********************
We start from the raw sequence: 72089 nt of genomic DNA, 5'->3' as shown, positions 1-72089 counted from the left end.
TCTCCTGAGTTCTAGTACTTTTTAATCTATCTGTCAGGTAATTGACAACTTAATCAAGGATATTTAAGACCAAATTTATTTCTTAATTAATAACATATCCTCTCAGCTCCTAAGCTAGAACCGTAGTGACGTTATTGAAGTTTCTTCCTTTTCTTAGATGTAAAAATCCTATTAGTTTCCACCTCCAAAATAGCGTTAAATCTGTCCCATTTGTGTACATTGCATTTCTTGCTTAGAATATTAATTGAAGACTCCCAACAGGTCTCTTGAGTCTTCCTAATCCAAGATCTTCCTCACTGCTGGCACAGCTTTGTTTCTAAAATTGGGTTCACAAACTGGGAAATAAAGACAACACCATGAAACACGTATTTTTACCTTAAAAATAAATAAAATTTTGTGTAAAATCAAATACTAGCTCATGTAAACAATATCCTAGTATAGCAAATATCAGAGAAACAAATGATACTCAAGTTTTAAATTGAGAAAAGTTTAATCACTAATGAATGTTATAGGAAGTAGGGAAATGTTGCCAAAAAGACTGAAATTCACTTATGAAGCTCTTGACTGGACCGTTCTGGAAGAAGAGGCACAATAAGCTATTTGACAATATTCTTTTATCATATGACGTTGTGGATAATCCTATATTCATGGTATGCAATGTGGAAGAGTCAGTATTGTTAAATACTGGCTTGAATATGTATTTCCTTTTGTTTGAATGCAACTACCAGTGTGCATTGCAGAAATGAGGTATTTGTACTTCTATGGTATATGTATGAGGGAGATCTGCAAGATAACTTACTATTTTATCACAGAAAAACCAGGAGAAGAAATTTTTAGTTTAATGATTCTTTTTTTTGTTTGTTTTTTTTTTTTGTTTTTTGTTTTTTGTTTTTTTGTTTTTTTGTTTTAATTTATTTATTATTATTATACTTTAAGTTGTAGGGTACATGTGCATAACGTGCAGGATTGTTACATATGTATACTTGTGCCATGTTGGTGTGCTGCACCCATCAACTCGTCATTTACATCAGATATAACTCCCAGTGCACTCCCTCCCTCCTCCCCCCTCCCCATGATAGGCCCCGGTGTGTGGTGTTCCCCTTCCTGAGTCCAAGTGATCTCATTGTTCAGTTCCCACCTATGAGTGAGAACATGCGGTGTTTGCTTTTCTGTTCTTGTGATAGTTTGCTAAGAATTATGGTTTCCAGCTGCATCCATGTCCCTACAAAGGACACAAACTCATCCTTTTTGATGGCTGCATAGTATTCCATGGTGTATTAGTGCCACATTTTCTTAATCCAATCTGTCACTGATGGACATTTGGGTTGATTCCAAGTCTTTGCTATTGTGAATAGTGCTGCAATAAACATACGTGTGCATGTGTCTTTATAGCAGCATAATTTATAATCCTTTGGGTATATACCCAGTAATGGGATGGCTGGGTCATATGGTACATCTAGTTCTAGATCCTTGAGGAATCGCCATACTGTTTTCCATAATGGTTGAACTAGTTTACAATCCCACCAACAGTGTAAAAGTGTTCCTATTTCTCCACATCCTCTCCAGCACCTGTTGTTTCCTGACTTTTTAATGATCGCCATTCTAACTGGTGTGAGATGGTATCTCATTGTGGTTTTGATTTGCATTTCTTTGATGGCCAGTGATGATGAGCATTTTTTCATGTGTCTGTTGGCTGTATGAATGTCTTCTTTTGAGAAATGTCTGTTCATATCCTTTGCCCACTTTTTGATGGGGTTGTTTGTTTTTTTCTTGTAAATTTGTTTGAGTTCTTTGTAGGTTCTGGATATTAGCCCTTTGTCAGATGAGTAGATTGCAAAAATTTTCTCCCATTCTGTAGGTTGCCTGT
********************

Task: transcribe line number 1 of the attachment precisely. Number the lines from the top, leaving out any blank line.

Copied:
We start from the raw sequence: 72089 nt of genomic DNA, 5'->3' as shown, positions 1-72089 counted from the left end.